Xi3 Piston PC: is this Valve's Steam Box?
By Dave Stevenson
Posted on 9 Jan 2013 at 10:00
US startup Xi3 has demonstrated a prototype of the first so-called “Steam Box” - called Piston - at CES 2013 in Las Vegas.
Xi3 is part-funded by software company Valve, which announced in 2012 that it expected living room PCs running its Steam software to begin competing with games consoles. That prompted online speculation about a "Steam Box" - a small-form-factor PC that would run in Steam's Big Picture mode.
In a press release, Xi3 said that the Piston would be "optimised for computer gameplay on large high-definition television monitors", and is designed "specifically to support both Steam and its Big Picture mode".
The Piston is a small-form-factor, modular PC that, in its prototype specification, runs a quad-core CPU, 8GB of RAM and up to 1TB of solid-state storage, according to Time magazine.
According to reports the Piston is based on Xi3’s existing X7A small-form-factor PC. The motherboard is split into three parts, giving the Piston a modular architecture that Xi3 claims should enjoy a lifespan of up to ten years.
Xi3 stresses that the device it has at CES is a "development stage" prototype. Exact specifications remain unclear, and the graphical prowess of the system has a question-mark over it: with such small dimensions it almost certainly relies on an integrated GPU.
There's also no word yet on which OS the Piston will run. Valve co-founder Gabe Newell has been a vocal critic of Windows 8, and Xi3 sells a version of the standard X7A with Linux.
A Steam Box will undoubtedly tickle the fancy of PC gamers, but both Xi3 and Valve will have a long way to go to convince console acolytes. Xbox 360 and PlayStation 3 console prices have sagged to all-time lows of around £120 each, making the X7A’s price of $999 (around £620) very steep by comparison.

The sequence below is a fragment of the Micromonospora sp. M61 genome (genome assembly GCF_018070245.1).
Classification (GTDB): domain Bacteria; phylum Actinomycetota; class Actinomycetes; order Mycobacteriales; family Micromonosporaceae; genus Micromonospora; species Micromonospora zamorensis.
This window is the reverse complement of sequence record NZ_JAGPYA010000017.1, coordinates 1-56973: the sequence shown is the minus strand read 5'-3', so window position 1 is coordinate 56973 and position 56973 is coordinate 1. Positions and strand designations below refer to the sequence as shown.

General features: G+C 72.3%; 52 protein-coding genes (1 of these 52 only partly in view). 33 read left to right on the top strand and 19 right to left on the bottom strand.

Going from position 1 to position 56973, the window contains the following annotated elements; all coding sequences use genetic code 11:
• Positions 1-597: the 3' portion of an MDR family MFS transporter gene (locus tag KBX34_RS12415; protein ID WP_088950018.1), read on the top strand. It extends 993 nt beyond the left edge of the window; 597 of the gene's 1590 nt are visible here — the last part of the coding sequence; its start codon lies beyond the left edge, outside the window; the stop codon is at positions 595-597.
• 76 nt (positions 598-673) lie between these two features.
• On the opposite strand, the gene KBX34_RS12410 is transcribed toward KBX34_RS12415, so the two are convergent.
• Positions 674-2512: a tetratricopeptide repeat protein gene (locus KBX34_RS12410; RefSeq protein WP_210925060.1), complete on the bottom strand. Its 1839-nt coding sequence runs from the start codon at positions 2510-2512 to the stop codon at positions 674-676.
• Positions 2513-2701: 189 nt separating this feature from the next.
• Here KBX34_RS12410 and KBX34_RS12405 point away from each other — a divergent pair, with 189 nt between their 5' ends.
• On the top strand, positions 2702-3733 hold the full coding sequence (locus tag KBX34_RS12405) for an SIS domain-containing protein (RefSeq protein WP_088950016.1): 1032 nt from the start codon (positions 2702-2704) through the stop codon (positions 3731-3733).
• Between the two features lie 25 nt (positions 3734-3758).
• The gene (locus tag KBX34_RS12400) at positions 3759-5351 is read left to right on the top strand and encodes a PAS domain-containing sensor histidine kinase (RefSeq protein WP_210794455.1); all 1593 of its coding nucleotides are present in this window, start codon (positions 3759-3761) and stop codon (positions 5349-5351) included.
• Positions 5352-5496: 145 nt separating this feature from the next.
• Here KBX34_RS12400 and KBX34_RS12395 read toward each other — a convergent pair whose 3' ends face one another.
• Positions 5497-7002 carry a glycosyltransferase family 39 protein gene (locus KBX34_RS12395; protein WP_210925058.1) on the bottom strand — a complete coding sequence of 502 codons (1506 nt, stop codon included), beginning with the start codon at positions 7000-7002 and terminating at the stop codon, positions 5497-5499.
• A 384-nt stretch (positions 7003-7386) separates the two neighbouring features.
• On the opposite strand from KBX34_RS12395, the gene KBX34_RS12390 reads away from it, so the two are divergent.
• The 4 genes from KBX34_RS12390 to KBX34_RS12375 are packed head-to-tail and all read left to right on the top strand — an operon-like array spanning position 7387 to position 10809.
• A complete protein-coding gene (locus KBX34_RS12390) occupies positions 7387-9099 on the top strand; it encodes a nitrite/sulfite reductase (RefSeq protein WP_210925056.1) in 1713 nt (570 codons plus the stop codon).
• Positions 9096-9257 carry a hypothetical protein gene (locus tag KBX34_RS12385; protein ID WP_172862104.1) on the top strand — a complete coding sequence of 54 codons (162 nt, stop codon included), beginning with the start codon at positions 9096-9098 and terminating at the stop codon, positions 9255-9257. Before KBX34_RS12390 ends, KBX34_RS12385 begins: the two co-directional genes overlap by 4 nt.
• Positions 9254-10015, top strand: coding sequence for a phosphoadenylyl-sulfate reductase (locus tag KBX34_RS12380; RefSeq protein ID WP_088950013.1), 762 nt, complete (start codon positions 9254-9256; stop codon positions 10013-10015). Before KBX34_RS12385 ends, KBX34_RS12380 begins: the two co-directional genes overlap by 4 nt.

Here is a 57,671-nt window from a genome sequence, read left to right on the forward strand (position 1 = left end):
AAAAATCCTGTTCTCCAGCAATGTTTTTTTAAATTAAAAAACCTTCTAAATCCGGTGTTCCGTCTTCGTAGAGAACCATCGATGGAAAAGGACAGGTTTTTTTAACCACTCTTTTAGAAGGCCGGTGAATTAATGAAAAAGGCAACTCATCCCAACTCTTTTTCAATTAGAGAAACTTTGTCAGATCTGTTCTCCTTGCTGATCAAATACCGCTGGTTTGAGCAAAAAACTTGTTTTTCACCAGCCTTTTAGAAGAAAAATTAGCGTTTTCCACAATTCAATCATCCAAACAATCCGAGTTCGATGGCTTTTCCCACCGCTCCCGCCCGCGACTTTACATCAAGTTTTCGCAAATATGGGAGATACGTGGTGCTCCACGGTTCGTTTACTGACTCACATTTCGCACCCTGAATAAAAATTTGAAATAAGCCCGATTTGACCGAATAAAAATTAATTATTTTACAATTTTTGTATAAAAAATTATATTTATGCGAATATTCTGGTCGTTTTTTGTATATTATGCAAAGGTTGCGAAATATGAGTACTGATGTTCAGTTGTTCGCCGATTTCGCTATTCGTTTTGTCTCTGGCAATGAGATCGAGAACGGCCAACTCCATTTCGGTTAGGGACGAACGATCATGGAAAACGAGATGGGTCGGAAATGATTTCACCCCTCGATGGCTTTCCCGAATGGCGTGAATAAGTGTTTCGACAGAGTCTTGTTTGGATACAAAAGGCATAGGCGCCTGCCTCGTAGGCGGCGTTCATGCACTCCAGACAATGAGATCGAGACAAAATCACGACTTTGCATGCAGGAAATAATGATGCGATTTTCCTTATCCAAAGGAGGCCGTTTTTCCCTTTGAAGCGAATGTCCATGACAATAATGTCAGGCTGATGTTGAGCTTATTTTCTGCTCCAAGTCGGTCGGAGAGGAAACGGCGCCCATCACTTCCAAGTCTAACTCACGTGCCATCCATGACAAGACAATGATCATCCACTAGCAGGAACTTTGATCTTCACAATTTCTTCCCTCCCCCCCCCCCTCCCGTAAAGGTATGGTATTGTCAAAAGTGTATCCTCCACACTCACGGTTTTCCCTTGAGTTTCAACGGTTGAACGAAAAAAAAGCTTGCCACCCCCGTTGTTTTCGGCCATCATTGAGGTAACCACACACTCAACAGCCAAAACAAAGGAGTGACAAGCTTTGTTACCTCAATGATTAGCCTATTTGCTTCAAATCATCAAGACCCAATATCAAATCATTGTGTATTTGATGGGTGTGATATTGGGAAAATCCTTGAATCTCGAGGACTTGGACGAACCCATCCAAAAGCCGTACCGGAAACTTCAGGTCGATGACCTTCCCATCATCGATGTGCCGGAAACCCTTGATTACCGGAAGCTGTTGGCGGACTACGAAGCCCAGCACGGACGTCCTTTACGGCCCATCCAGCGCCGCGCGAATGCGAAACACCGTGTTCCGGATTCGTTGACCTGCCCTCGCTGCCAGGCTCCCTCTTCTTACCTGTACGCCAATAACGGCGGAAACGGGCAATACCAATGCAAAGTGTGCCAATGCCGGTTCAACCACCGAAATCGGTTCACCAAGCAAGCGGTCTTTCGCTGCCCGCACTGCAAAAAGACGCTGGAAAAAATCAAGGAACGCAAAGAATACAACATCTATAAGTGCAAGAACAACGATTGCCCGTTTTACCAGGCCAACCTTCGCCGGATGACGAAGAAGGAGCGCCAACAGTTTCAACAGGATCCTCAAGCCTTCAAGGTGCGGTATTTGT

Update: It's not the Steam Box, but it may well be the prototype of a Steam Box. The Verge sat down with Valve's Gabe Newell, who told them there will be no single Steam Box, rather many from different partners.
He explained that there will be Good, Better and Best grades of Steam Box: Better will be systems controlled by Valve, and Best is basically whatever partners want to build. "We’re not imposing a lot of restrictions on people on how they’re getting involved," he said.
- Google Glass: mugger bait, pub problem and other lessons learned from two dangerous weeks
- Twitter, please don't fiddle with my feed
- How Satya Nadella can get some pay-raise karma
- Windows 10: a step back to go forward
- Michael Dell: Cloud infrastructure is the roads, bridges and highways of the 21st century
- How to check your identity hasn’t been sold to the hackers
- Tim Cook: this is how much TV has changed since the 70s
- Westminster wins the .London battle
- 20 years of PC Pro: from deep pan pizza to virtualisation
- Five reasons why the Apple Watch leaves me cold
- How to sell more ebooks on Amazon
- 10 ways to make your business more secure
- Top five VoIP mistakes
- How to add in-app purchasing to an iPhone, Android or Windows app
- Remote-control ransomware: TeamViewer and software hardball
- Why laptops with serial ports matter to the Internet of Things
- Make your mobile battery last longer
- Small steps into handling Big Data
- Nexus 5: does it really run stock Android?
- How to get broadband to a garden office